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Digital image by Shane Wenzlick, copyright

Australia v New Zealand
Westpac Stadium
Saturday 15th November: 6:45pm
Televised: Channel Nine – Live, 6.45pm AEDT.

With Samoa and England now in the rear view mirror, Australia and New Zealand face off this Saturday in the 2014 Four Nations final at Wellington's Westpac Stadium. 

The home side, who enter the final undefeated in this tournament, are certainly better placed having destroyed the Kangaroos three weeks ago before winning tough encounters against Samoa and England.

The Australians have improved since that first-up defeat, regaining their composure with a tight win against England before slaying Samoa last Sunday. With a bit of form behind them and their rookie squad growing in leaps and bounds, the world champions can catch the Kiwis out if taken lightly this weekend.

Coach Tim Sheens has blooded nine debutants throughout Australia's three Tests, but no amount of inexperience measured up to the loss of Daly Cherry-Evans (hip) and Greg Inglis (illness) during their game against New Zealand in the first round.

The Kiwis, despite their winning ways, will need to find another gear if they are to overpower the control and poise of the Australian spine. They will have to make do without hooker Thomas Leuluai, who was close to the best player on the paddock against England last week but has been ruled out with a shoulder complaint. Issac Luke has been promoted to the starting team with Lewis Brown coming on to the interchange. Bodene Thompson and Gerard Beale have been named as cover on the extended bench.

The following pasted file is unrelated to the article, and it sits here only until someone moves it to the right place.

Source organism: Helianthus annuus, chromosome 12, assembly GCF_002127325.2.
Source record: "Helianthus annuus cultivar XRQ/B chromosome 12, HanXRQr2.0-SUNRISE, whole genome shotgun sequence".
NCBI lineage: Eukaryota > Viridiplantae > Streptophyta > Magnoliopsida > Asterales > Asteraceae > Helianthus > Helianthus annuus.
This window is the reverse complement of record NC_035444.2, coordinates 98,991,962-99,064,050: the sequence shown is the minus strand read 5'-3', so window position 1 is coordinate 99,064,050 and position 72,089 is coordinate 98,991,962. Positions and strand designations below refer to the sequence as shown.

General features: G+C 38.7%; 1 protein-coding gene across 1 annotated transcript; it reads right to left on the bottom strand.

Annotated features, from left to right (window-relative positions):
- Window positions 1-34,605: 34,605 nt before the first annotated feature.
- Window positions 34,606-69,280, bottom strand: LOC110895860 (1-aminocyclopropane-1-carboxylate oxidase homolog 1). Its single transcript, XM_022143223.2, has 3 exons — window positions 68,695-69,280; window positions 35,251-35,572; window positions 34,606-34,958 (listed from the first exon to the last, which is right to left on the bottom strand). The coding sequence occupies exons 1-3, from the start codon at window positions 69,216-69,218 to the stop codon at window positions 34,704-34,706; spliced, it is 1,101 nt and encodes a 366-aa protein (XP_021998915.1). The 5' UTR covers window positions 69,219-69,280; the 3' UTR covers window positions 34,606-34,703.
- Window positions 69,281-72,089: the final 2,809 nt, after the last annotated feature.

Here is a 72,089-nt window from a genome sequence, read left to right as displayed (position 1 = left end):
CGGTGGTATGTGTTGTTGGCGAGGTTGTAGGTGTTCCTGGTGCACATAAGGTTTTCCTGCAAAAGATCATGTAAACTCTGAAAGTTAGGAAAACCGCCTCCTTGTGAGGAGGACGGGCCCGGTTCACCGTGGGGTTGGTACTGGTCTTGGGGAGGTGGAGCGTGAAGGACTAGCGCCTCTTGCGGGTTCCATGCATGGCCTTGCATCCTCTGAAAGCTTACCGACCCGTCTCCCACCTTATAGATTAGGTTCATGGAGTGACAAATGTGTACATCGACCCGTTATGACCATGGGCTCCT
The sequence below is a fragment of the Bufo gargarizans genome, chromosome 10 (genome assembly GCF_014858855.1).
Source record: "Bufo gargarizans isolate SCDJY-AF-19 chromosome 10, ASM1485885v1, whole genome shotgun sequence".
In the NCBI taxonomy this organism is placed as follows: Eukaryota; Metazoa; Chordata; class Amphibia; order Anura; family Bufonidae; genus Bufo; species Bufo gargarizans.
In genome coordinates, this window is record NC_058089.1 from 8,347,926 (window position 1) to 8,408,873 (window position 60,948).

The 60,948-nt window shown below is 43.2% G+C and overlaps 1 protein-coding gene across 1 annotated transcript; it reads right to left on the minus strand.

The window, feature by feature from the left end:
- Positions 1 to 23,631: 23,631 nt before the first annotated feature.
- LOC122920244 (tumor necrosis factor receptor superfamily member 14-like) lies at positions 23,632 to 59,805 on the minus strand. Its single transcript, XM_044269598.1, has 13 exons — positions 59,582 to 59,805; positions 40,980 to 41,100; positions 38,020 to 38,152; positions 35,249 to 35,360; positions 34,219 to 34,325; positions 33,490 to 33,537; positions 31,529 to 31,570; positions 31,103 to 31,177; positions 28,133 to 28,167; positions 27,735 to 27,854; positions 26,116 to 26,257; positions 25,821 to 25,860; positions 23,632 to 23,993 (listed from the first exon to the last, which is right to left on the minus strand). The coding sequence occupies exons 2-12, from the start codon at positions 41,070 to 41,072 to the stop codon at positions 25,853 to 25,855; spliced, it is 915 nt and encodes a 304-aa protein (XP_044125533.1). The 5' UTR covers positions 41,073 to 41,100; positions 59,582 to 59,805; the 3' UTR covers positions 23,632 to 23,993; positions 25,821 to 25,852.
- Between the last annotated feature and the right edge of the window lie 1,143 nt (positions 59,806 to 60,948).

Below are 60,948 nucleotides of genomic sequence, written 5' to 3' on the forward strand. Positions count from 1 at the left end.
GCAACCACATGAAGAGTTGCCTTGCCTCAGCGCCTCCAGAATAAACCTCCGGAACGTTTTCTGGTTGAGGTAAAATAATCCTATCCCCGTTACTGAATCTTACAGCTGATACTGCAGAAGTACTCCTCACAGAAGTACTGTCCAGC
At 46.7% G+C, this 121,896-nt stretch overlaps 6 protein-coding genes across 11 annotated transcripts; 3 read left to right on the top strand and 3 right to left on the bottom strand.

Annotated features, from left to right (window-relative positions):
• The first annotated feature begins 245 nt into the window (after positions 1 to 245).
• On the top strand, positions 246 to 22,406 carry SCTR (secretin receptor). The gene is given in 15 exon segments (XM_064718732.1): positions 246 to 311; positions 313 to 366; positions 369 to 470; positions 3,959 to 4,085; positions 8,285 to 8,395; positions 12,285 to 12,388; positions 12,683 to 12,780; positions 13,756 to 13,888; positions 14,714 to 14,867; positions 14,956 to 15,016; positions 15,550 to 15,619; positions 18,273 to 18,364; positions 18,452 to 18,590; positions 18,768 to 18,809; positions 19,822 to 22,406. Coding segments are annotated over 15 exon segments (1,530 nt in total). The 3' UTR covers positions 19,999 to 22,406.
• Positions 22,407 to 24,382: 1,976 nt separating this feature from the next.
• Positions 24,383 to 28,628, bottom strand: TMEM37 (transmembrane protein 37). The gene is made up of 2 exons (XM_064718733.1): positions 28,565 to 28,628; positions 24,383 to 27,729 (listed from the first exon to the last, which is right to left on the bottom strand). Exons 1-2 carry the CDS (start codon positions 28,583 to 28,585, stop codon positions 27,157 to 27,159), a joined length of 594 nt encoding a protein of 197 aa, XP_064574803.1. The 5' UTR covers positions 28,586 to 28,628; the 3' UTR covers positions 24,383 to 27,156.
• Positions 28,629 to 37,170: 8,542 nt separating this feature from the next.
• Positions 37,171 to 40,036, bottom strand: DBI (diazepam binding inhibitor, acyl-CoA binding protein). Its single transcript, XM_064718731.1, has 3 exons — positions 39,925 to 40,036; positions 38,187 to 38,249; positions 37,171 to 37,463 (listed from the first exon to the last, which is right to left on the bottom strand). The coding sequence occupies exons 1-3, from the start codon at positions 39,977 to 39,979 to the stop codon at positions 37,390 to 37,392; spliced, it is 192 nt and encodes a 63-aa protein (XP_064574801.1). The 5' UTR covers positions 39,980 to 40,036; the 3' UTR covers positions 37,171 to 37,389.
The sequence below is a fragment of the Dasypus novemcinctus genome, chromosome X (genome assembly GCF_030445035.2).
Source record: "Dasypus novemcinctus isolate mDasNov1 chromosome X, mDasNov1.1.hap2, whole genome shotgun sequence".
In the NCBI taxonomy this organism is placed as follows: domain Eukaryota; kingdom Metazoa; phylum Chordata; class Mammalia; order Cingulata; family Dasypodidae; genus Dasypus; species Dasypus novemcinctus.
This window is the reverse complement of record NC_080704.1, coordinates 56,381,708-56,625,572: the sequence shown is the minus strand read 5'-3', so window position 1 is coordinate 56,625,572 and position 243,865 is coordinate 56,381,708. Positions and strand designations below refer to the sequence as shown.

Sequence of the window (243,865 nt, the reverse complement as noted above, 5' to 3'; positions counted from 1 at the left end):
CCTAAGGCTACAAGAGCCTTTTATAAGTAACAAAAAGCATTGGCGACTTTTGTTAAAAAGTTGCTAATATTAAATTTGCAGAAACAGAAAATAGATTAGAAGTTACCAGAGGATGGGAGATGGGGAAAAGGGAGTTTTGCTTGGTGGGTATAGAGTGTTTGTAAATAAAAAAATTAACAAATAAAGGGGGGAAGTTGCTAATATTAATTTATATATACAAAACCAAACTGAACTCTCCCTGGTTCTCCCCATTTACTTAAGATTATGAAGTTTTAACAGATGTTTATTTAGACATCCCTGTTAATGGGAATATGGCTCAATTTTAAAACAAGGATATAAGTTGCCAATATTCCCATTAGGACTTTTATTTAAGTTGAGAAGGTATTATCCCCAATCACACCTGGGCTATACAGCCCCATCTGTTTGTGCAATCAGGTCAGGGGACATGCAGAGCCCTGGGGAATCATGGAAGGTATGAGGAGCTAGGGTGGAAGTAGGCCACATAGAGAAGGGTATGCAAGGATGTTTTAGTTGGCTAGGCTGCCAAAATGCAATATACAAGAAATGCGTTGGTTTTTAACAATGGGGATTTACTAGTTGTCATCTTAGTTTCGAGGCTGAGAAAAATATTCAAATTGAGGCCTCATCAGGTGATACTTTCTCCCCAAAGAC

Australia have named the same starting team that smashed Samoa last weekend but have added hooker Robbie Farah and back-rowers Ryan Hoffman and Aiden Guerra to the bench, accompanying Ben Hunt, David Klemmer, Josh Jackson and Boyd Cordner.

Official Four Nations Final team lists

Watch out Australia: New Zealand's wingers Jason Nightingale and Manu Vatuvei have been on fire. Dragons wide man Nightingale is in especially hot form, racking up four tries to add to his 412 run metres, the fourth-most of any player in the tournament. Vatuvei (who missed the Kiwis' first Test) has averaged the second-most metres (154 per game) tournament-wide, with only Samoan winger Tautau Moga punching out more in his single appearance. The Beast has been typically hard to stop with ball in hand, with 12 tackle busts from two matches.

Watch out New Zealand: There is no doubt Tim Sheens failed to get the balance of his Kangaroos squad right, with a surplus of outside backs and a lack of specialist props, but in saying that big men Aaron Woods, David Klemmer and Josh Papalii have represented the Australian engine room admirably. Papalii has arguably put forward his best performances of the year, having averaged 104 metres per Test. The importance of Woods (28.7 tackles and 90.3 metres per game) and Klemmer (19.5 tackles and 115 metres per game) will also be made clear up against Kiwi trio Jesse Bromwich, Martin Taupau and Adam Blair.